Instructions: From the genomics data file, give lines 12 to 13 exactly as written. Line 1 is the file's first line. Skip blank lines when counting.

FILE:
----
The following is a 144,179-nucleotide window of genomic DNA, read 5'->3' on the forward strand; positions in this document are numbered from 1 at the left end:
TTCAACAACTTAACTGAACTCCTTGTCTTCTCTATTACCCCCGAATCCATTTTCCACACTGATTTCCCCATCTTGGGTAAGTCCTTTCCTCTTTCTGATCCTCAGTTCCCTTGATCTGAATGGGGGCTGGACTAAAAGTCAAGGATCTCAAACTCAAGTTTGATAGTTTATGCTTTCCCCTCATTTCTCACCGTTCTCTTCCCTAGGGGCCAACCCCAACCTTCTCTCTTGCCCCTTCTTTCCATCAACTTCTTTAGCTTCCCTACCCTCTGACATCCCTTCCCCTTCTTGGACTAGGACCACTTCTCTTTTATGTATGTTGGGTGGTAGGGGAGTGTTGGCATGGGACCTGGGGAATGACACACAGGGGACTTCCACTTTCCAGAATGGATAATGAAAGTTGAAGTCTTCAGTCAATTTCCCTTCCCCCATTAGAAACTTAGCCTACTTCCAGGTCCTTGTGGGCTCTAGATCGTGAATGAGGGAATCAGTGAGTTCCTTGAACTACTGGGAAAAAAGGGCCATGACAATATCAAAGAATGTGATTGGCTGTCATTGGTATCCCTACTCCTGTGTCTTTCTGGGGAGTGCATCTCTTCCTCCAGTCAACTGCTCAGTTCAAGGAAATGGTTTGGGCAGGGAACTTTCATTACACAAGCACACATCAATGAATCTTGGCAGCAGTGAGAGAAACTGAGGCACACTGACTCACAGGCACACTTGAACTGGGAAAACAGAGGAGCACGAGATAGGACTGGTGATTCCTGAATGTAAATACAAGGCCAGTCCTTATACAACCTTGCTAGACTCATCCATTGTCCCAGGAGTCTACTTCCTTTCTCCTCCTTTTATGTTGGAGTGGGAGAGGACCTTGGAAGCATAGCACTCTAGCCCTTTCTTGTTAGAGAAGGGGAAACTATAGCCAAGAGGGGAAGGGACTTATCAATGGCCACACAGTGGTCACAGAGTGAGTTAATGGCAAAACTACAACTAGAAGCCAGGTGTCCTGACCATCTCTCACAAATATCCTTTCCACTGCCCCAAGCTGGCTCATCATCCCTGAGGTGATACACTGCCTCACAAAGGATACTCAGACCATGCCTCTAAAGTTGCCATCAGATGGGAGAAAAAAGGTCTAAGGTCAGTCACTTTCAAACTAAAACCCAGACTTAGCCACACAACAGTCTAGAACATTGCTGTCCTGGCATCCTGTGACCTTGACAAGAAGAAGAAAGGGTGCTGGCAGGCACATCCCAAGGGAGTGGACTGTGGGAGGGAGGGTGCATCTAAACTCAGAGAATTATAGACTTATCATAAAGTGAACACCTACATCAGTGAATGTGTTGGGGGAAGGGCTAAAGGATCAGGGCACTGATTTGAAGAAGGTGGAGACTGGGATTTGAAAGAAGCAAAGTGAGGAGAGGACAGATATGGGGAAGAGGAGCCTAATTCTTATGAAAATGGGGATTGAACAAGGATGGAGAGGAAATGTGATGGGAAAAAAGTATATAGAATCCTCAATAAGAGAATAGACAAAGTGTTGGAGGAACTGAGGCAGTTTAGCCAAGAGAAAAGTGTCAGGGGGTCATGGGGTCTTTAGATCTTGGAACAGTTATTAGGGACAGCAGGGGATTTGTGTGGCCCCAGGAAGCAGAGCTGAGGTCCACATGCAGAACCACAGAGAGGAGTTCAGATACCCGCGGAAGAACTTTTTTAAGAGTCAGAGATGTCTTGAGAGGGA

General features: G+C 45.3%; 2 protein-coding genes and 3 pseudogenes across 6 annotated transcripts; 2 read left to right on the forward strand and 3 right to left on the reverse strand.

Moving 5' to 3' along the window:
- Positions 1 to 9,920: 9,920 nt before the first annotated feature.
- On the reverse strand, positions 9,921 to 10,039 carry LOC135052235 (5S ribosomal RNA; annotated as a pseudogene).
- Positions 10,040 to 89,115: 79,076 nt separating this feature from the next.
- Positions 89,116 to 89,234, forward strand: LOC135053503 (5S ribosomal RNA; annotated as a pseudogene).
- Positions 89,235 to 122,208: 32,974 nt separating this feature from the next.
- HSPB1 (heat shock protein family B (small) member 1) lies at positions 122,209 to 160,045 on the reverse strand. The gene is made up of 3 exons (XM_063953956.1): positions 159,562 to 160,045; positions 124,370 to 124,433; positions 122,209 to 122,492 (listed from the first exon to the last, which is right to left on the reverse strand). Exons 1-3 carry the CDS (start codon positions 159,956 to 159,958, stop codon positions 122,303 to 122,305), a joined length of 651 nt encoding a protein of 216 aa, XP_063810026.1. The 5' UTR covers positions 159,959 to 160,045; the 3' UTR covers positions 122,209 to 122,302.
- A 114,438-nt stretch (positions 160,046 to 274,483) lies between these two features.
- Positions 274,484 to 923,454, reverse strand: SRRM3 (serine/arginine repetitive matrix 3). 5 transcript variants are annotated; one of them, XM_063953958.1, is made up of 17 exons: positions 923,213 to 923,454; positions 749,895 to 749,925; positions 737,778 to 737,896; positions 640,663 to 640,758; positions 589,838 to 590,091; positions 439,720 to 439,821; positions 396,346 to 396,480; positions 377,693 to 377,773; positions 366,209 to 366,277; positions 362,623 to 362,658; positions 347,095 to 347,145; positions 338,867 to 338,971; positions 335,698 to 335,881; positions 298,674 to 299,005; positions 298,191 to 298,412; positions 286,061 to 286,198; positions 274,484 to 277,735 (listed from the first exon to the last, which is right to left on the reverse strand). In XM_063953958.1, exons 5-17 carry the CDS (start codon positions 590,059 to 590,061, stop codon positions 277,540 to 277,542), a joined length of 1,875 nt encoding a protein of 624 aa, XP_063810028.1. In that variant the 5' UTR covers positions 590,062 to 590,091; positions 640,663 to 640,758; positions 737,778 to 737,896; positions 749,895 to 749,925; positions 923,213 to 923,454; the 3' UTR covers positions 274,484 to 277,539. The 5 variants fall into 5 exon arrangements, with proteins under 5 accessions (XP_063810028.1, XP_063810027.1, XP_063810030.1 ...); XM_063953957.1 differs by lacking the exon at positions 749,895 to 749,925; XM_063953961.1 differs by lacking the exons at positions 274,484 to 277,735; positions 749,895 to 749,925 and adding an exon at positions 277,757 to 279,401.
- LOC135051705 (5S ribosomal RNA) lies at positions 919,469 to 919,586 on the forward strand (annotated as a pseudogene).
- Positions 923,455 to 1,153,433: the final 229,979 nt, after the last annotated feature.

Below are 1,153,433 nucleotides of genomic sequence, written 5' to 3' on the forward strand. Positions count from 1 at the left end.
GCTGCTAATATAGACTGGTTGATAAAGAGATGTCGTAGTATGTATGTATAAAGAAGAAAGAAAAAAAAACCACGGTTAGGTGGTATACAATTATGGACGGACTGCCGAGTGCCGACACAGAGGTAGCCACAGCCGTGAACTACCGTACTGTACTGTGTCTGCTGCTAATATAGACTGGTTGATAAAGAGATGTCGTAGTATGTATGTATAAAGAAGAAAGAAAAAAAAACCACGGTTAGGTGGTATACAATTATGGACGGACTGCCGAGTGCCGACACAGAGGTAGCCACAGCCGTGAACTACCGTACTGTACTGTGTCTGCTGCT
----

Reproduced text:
- Positions 274,484 to 923,454, reverse strand: SRRM3 (serine/arginine repetitive matrix 3). 5 transcript variants are annotated; one of them, XM_063953958.1, is made up of 17 exons: positions 923,213 to 923,454; positions 749,895 to 749,925; positions 737,778 to 737,896; positions 640,663 to 640,758; positions 589,838 to 590,091; positions 439,720 to 439,821; positions 396,346 to 396,480; positions 377,693 to 377,773; positions 366,209 to 366,277; positions 362,623 to 362,658; positions 347,095 to 347,145; positions 338,867 to 338,971; positions 335,698 to 335,881; positions 298,674 to 299,005; positions 298,191 to 298,412; positions 286,061 to 286,198; positions 274,484 to 277,735 (listed from the first exon to the last, which is right to left on the reverse strand). In XM_063953958.1, exons 5-17 carry the CDS (start codon positions 590,059 to 590,061, stop codon positions 277,540 to 277,542), a joined length of 1,875 nt encoding a protein of 624 aa, XP_063810028.1. In that variant the 5' UTR covers positions 590,062 to 590,091; positions 640,663 to 640,758; positions 737,778 to 737,896; positions 749,895 to 749,925; positions 923,213 to 923,454; the 3' UTR covers positions 274,484 to 277,539. The 5 variants fall into 5 exon arrangements, with proteins under 5 accessions (XP_063810028.1, XP_063810027.1, XP_063810030.1 ...); XM_063953957.1 differs by lacking the exon at positions 749,895 to 749,925; XM_063953961.1 differs by lacking the exons at positions 274,484 to 277,735; positions 749,895 to 749,925 and adding an exon at positions 277,757 to 279,401.
- LOC135051705 (5S ribosomal RNA) lies at positions 919,469 to 919,586 on the forward strand (annotated as a pseudogene).